Any efforts that ISBE was able to do during the pandemic that you were proud of?

Prior to the pandemic and during the pandemic, I am proud of our equity work. I was able to chair a task force with a high school student to create a resource guide for school districts to better understand the many issues that trans and nonbinary students face and provided the students and their families and advocacy groups with really important information to help improve the lives of students in the state. That’s a real tangible action that I’m super proud of on a personal level as being part of the LGBTQ community. 

At a time when you’re seeing the critical race theory issues pervading across the country, the state board was able to push for culturally responsive teaching and leading standards here in Illinois. That will guide the way educator preparation programs prepare educators to go into classrooms. Even though we had a minority of stakeholders pushing against us, we didn’t back down.

What was inspiring to you during this time?

What was inspiring was seeing 852 school districts with superintendents, principals,  teachers, parents and students push through it. Our kids —whether it was remote learning or ultimately back in the classroom — were still given opportunities, despite all the headwinds that made that super difficult. When I say it was exhausting for us at the state board, I know it was even more exhausting for those who were on the ground. That was extremely inspiring for all of us.

Are there any efforts that the state should be looking at to continue to get schools back on track?

My hope is that some of the ways in which the state board is using our state set-aside funds from ESSER are designed to do that very thing. Thinking about virtual induction and mentoring programs for educators across the state to make sure that we’re seeing meaningful retention of our teachers. So that you have continuity within our schools and that we’re not exacerbating the shortage. Thinking about how the rollout of the high-impact tutoring that is happening across the state can play out, so that we’re doing what we can. For school districts that don’t have the resources or the expertise, to be utilizing formative or interim assessments to be able to more quickly get a sense of where students are and to help guide instruction for those students as recovery continues. Those are ways that we’re trying to utilize these resources and what I think is really critical is trying to understand where those investments are actually making a difference.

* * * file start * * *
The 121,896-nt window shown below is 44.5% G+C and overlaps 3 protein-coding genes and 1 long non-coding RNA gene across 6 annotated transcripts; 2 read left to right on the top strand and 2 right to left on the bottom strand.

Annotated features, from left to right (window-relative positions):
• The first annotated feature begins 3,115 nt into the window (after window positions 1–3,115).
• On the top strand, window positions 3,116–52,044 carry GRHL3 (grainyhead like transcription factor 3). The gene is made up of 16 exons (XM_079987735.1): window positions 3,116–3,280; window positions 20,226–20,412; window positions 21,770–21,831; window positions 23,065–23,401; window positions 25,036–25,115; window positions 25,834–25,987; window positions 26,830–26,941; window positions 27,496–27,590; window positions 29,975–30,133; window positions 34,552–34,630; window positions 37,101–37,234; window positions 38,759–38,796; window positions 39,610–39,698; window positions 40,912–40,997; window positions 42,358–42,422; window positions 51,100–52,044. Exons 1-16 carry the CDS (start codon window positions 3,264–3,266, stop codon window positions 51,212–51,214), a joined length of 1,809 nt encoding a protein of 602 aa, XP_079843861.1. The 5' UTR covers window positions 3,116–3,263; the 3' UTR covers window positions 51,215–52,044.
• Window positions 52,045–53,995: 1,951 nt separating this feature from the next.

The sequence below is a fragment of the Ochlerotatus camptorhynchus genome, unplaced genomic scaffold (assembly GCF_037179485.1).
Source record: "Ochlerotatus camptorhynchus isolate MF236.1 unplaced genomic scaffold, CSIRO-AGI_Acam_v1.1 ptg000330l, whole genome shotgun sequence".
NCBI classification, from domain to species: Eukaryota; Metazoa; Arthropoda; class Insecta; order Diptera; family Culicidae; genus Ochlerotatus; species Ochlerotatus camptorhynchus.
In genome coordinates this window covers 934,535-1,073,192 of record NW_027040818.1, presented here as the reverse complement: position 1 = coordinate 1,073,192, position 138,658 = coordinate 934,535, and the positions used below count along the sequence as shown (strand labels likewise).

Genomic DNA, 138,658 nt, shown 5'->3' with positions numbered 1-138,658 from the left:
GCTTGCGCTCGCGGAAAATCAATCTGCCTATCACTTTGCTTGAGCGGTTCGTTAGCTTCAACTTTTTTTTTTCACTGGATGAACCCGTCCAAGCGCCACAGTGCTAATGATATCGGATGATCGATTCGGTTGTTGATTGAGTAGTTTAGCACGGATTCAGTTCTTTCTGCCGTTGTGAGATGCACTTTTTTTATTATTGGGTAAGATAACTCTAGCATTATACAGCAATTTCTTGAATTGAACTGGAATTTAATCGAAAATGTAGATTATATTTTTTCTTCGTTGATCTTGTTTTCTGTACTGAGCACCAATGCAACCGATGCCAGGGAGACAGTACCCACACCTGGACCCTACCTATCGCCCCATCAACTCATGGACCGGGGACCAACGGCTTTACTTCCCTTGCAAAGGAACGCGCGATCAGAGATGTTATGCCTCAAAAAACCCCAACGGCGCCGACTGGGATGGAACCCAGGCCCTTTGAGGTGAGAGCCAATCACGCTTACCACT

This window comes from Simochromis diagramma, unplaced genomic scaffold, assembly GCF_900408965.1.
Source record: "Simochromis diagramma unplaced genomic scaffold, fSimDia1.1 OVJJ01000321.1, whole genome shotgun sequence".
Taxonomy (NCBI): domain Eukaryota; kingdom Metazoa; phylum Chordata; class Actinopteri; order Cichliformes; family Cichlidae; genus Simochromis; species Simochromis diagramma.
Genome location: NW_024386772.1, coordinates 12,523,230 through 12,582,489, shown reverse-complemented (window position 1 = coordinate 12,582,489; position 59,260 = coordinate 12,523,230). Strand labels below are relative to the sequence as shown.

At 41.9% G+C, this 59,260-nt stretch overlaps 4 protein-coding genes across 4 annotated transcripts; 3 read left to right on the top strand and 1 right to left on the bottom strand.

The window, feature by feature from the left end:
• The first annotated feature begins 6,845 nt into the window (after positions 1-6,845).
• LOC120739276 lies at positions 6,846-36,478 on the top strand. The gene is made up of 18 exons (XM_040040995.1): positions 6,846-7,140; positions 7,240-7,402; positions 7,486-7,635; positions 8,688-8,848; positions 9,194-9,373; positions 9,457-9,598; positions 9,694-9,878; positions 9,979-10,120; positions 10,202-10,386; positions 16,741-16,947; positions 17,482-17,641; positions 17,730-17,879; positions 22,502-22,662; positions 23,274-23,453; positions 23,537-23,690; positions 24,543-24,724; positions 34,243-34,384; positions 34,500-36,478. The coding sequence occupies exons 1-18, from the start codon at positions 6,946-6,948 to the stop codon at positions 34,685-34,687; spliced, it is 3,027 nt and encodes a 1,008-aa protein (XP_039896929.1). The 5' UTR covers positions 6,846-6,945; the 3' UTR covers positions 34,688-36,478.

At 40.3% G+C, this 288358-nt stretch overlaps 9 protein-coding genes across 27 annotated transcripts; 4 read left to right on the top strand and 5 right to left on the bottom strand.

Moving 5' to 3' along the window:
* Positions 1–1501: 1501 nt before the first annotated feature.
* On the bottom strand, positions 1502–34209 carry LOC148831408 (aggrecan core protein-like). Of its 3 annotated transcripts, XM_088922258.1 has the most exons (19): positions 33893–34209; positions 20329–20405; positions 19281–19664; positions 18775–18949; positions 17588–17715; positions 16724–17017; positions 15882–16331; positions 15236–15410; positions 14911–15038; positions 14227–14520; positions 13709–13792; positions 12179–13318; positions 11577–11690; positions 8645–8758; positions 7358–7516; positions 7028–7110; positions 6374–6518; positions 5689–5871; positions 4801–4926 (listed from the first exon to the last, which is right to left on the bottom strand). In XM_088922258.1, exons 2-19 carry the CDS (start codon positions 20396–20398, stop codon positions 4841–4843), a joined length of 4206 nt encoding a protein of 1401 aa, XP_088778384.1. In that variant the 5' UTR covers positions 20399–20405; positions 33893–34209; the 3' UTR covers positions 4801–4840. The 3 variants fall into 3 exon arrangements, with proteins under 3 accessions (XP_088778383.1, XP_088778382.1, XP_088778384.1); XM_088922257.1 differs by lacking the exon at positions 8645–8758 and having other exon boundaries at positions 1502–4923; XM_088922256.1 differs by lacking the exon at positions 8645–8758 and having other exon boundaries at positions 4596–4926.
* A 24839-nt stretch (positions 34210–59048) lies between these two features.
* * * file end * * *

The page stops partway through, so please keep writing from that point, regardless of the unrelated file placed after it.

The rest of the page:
Any advice for the next board chair?

Spend time meeting with key stakeholders in the field to be able to learn what is on everybody’s mind. These past couple of years have been so unique, that you just need to really understand where everybody is coming from in order to make good policy. It’s a lot waiting at the front end in order to be informed enough to be making good decisions.

Become a Chalkbeat sponsor

Samantha Smylie is the state education reporter for Chalkbeat Chicago, covering school districts across the state, legislation, special education, and the state board of education. Contact Samantha at ssmylie@chalkbeat.org.

The Latest

Colorado public universities have changed deadlines to help students during a rocky financial aid season.

The Summer Youth Employment Program has for decades provided the city’s youth with paid opportunities to explore potential career pathways over the summer.

Some requirements in the bills were changed in response to school officials’ concerns that staffing shortages would make compliance impossible.

Aún quedan muchas preguntas por responder sobre las elecciones que darán paso a los nuevos miembros del consejo y sobre cómo funcionará.

Colorado lawmakers in the Senate Education Committee voted against a bill that would have made it harder to remove content from public and school libraries.

A new report commissioned by Illinois State Board of Education found that while Illinois public school students scored higher on state tests than tax credit scholarship recipients, students enjoyed private schools they attended.